The cultural dimension of the railway age is often overshadowed by its mechanical and physical elements. Here its centrality in the literary, artistic and imaginative life of the nation is set side by side with its financial, speculative and economic aspects to provide an original insight into the realities of Victorian life.
Planned with the A-level student specifically in mind, the "Access to History" series is designed to be expansive enough so that re-reading of condensed narrative is not required. This book looks at the unification of Italy (1815-70).
This book is an authoritative inquiry into some of the most turbulent events in the history of Eastern Europe. By considering three key themes: modernism, nationalism and empire, Armour analyzes how the foundations of nationalism developed from within an environment of widespread social turmoil.
Part of the "Access to History" series, this book examines the rise and fall of Napoleon and the effect of his rule, both long and short term, on France and the rest of Europe. An analytical approach is taken to how and why Napoleon gained control in France and how and why he was finally defeated.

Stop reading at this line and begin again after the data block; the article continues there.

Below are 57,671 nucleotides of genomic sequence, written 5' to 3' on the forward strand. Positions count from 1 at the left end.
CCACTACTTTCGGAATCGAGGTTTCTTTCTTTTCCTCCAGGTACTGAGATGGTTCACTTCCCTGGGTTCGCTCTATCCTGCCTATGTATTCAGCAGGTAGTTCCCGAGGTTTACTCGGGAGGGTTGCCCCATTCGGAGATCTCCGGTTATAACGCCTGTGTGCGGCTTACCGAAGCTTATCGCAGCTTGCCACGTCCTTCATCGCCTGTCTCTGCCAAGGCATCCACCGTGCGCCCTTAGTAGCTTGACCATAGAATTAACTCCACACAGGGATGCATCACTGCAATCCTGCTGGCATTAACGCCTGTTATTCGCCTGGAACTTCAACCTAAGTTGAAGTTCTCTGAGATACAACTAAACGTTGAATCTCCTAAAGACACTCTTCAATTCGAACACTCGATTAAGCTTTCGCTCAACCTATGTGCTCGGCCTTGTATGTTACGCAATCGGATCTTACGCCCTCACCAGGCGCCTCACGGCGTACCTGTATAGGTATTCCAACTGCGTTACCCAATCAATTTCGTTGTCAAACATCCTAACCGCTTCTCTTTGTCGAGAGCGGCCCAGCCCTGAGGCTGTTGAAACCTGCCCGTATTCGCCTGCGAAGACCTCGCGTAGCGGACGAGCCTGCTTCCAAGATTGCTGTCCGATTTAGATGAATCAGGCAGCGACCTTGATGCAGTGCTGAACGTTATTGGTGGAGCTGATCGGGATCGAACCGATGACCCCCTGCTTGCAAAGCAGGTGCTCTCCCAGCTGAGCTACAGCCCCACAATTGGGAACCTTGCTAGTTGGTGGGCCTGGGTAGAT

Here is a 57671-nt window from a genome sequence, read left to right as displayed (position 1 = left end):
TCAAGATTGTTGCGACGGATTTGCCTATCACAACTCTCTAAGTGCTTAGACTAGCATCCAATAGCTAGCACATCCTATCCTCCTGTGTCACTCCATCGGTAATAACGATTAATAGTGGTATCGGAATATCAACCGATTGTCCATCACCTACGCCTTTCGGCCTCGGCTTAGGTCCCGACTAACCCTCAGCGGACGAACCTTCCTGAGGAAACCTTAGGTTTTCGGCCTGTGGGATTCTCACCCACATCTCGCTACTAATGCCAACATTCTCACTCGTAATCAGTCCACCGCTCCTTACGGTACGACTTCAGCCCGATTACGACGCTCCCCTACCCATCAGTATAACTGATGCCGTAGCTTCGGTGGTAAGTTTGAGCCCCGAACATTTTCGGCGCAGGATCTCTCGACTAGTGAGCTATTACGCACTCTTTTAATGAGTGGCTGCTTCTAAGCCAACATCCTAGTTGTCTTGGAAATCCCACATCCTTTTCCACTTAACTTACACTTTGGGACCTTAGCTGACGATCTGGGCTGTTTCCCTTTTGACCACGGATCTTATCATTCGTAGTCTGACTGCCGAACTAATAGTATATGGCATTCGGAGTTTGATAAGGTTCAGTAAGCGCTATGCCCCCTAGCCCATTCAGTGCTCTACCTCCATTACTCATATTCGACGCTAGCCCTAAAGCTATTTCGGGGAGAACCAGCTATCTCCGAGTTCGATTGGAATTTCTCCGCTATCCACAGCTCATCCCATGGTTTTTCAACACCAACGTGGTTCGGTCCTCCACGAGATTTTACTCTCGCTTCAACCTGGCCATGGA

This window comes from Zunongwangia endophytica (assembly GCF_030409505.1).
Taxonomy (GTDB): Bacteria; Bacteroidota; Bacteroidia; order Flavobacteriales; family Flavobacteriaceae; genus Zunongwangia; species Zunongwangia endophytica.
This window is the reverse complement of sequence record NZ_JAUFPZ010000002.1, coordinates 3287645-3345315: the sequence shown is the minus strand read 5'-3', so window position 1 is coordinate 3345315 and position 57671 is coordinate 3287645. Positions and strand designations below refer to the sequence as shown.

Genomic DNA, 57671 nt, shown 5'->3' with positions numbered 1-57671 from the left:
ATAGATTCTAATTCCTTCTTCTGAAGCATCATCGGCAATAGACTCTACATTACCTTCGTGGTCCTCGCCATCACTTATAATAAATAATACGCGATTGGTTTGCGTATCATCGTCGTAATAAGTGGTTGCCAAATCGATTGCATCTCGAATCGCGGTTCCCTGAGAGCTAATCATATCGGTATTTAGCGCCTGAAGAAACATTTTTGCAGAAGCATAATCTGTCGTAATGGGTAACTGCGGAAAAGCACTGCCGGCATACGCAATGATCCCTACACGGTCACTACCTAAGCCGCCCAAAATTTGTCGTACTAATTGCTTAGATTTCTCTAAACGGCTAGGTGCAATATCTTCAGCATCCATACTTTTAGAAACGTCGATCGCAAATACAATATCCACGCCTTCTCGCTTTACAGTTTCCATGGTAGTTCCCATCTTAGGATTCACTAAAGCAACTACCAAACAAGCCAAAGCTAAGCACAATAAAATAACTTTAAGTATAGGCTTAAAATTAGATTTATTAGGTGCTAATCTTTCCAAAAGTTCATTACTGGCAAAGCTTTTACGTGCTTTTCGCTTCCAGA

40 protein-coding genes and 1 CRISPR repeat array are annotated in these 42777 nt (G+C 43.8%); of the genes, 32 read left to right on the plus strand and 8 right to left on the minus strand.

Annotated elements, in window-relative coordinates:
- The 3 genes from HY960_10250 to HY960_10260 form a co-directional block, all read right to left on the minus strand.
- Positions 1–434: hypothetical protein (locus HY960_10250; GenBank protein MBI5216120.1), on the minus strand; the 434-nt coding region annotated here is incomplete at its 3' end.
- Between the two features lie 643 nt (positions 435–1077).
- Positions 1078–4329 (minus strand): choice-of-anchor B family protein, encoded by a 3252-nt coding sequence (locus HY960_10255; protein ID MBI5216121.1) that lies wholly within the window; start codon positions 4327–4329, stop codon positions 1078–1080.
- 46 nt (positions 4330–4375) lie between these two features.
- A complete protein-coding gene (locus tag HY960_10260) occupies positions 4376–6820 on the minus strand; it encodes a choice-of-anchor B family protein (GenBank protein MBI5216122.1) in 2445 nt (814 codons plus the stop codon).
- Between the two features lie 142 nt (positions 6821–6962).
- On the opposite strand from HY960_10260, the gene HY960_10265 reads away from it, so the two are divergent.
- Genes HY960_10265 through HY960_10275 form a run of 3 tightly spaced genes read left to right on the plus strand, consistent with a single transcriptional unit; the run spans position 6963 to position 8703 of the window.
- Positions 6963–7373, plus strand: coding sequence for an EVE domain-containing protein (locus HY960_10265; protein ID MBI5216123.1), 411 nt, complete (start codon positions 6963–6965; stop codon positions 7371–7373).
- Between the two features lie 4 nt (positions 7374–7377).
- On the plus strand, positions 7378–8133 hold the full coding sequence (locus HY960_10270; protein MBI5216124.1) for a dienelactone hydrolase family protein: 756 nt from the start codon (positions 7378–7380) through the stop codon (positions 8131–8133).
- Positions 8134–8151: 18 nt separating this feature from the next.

From William Shakespeare to Winston Churchill, the "Very Interesting People" series provides bite-sized biographies of Britain's most fascinating historical figures. Each book in the series is based upon the biographical entry from the world-famous "Oxford Dictionary of National Biography". This title talks about Christopher Wren.
The three volumes weave together the histories of England, Ireland, Scotland, and Wales and their peoples. Volume II includes the formation of the nation-state, the industrialization of the British economy and the emergence of Victorian society.
From the writer of the Radio 4 "Sceptred Isle" series, this volume observes Britain over the last 100 years. It provides a comprehensive and entertaining overview of key political, cultural and economic events as well as highlighting scientific innovations.